Album Walkthrough: Hermitude break down their new album, Pollyanarchy
Arriving at the tail-end of last month, this belated breakdown sees one of Australia's finest acts dissect their new record.
Hermitude are a duo that at this point, need no introduction. Since the early-00s, the pairing of multi-instrumentalists and turntablists Luke Dubs and El Gusto have grown to become one of Australia's essential hip-hop acts, blossoming alongside the gradual explosion of local hip-hop - and its intersection with electronica, where Hermitude are more recently known - as they swerve between soundscapes and genres. In the process, they've become one of the country's most versatile names, working with the glitchy beats that defined their 2012 break-out Hyperparadise to their work with rappers from Vic Mensa to Urthboy; regardless of what sound they approach, Hermitude knock it out of the park.
Their new album Pollyanarchy is a bit of a slow-burner. It's their sixth album, and arriving four years following the heavy, trap-rap-inspired Dark Night Sweet Light (a record that gave them an international success comparable to the famed Flume remix of Hyperparadise), it sees the duo take a bit of a step-back - albeit, only for a moment. It's an album focused more-so on vocal-led electronica rather than the productions that typically overshadow, with Hermitude using Pollyanarachy to move into a songwriting-esque role explored in glimpses across the past.
"What a blessing to connect with our idols and make a vocal focused record," they say on the record. "This album has given us the opportunity to flex our production skills in a different environment where the instrumental doesn't tell the full story. Collaboration was the key to finding the sound we wanted for Pollyanarchy." In the past, where heaving beats and glitching synth has often been left to define Hermitude's sound, you get the sense that they're now evolving and maturing into something that despite this, doesn't lose its edge. Hermitude are still there, they're just allowing others to shine.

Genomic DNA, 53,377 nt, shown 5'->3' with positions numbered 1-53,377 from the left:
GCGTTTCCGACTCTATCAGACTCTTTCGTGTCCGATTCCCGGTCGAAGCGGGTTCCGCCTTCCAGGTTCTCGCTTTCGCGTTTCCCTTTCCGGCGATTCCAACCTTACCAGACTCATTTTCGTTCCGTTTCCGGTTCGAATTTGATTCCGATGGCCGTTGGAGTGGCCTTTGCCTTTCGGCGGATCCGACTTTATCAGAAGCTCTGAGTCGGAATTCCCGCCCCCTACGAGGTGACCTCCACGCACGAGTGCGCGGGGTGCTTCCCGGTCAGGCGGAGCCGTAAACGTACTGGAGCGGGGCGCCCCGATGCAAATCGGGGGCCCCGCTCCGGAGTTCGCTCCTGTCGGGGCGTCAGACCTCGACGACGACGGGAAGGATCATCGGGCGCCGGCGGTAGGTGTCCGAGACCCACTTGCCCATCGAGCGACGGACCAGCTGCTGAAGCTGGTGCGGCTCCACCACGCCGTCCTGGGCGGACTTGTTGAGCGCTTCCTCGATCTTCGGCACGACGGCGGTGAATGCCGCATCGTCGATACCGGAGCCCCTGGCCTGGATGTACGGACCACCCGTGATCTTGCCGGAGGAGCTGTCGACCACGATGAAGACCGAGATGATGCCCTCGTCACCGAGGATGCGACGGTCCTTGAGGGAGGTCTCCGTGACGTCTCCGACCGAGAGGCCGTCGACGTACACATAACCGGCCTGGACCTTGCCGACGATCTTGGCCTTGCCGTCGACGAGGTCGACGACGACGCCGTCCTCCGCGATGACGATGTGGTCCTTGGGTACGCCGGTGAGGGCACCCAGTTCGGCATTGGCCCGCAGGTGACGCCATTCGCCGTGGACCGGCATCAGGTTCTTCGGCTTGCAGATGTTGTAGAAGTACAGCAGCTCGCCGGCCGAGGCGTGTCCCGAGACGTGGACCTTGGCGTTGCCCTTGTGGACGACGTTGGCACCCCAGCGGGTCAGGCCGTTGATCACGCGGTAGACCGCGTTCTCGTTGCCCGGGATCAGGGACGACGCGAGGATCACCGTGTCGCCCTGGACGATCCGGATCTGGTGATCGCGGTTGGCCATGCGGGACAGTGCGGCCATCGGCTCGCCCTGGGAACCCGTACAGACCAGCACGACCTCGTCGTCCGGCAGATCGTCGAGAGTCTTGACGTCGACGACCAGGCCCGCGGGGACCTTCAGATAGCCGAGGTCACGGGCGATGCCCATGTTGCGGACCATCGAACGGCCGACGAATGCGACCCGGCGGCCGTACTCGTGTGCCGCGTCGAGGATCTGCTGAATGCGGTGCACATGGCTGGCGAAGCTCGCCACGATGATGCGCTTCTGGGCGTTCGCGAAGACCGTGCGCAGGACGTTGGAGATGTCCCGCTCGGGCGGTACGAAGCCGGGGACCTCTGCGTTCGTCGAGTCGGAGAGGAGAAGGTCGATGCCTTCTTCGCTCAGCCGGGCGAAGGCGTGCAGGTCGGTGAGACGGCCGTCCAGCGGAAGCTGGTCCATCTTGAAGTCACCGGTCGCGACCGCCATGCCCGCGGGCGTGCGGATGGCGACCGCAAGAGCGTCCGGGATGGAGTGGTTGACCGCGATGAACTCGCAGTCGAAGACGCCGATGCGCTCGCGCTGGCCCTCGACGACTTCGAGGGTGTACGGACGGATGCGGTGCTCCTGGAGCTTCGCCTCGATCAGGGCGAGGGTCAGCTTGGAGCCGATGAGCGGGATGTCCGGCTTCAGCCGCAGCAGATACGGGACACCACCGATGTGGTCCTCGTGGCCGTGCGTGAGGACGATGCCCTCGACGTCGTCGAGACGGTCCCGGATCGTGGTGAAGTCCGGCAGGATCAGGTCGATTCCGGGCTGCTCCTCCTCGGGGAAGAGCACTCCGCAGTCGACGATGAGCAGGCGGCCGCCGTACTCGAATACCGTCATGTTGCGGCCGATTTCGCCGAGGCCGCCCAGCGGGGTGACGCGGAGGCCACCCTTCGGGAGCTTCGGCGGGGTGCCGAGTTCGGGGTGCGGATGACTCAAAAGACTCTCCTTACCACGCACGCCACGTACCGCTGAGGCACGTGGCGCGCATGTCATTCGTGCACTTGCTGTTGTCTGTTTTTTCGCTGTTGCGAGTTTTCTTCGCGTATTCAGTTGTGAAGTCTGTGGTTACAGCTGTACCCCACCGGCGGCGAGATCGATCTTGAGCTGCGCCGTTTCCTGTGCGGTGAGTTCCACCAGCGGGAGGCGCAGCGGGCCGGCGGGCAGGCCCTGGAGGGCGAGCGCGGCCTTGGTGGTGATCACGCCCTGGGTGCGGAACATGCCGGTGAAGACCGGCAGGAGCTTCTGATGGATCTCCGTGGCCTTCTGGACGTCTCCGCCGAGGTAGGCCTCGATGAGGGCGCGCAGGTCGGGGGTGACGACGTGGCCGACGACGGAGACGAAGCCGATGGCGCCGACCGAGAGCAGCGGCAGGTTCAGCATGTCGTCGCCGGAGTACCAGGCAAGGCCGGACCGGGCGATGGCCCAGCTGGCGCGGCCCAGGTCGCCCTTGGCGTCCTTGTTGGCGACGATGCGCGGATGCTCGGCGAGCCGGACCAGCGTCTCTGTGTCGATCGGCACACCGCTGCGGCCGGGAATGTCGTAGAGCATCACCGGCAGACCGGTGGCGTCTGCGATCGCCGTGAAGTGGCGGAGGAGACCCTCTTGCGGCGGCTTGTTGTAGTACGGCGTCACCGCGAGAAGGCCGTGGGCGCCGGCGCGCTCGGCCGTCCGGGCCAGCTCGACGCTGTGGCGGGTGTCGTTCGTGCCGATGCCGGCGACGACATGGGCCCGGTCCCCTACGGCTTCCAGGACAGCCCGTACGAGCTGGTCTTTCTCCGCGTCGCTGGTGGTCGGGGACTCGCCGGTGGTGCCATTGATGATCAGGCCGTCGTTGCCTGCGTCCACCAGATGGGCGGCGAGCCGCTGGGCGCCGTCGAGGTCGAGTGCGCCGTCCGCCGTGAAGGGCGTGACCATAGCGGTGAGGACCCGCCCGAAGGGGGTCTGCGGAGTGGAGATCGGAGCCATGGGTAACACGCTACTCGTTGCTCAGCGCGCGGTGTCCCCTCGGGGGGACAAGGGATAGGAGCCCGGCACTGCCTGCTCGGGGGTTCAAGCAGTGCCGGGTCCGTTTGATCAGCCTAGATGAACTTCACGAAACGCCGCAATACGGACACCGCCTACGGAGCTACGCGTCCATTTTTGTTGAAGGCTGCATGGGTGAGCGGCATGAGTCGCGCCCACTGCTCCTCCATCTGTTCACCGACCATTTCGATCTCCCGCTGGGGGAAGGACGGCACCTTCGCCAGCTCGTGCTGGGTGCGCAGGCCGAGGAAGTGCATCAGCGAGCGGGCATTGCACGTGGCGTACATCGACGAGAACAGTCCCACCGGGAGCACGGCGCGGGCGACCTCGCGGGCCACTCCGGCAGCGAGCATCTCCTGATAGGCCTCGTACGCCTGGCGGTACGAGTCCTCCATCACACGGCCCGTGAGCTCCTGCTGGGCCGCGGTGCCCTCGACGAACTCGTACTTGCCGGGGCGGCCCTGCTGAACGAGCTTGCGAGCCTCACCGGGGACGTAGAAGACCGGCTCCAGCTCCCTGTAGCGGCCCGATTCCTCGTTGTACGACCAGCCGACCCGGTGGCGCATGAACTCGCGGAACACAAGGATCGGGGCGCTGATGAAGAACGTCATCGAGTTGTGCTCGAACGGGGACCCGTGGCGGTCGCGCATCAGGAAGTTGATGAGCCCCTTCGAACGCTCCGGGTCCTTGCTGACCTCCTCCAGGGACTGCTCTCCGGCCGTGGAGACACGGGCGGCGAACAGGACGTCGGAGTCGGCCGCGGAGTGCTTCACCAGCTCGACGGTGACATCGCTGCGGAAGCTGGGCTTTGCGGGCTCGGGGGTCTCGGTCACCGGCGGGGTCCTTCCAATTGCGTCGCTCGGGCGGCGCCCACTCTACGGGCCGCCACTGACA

Compared to the small scattering of guests on their last records, Pollyanarchy's long-winding collaborator list encompasses the many pockets of electronica that Hermitude work in. The Bibi Bourelly-assisted lead single Stupid World is climactic, yet focused on the dystopic outlook of Bibi's verses ("I don't think that my GPA says anything 'bout the way I think," she sings), while elsewhere, tracks warp and fit into sounds depending on the collaborator it includes: Vic Mensa's Dusk Till Dawn is rupturing and thick with their classic, hip-hop influenced sound; OneForThree - which features Buddy and BJ The Chicago Kid - tackle the funk-house grooves they're likely more acquainted with; while the Electric Fields-featuring closer Glorious is its namesake: glorious.
In a way, Pollanarchy is a vessel for Hermitude to platform those yet to find their feet in Australia; their strengths in tastemaking and curation shining through the record's broad-ranging, top-tier collaborators. The aforementioned Bibi Bourelly is a cult-adored R&B force in the US yet to touch down in Australia and acts like Vic Mensa and Electric Fields certainly have their audiences, but on the same page, there's acts just waiting to burst into the future: Soaky Siren from the Bahamas; Australian R&B rising-star Hoodlem and west-coast LA rapper Wes Period included.
Here, ahead of a national tour throughout November featuring a handful of special guests in Haiku Hands and Ninajirachi, Hermitude break down their collaborative return one song at a time, dissecting its creation and themes one song at a time. Dive into it below:
I think we always gravitate to writing one of these styles of songs on our records. A bit of a Vangelis type feel with some modern twists, this one came along early in the writing process. It was one of those ones we pretty much finished in a day! it just came out. We came back to it for one more session and it was done. Love those ones!
This had a really unique palette right from the beginning. The opening riff was the first thing we laid down and it blossomed from there. It always had a kind of dystopian energy to it. We sent this off to Bibi with a couple of other tracks and wanted her mainly to do Stupid World, but she wrote over two other tracks, they were cool (actually one of them was really cool - Phew) but we didn't have the vibe for Stupid World which we knew we wanted on the album, so we took Bibi's vocals from one of the tracks and put it over the music to Stupid World. The verse's fit perfectly and then we chopped up a bunch of her vocals and replayed them in to make the hook. Her lyrics really worked for the feel and emotion of the track, and our added chops, it was such a great moment when it all came together.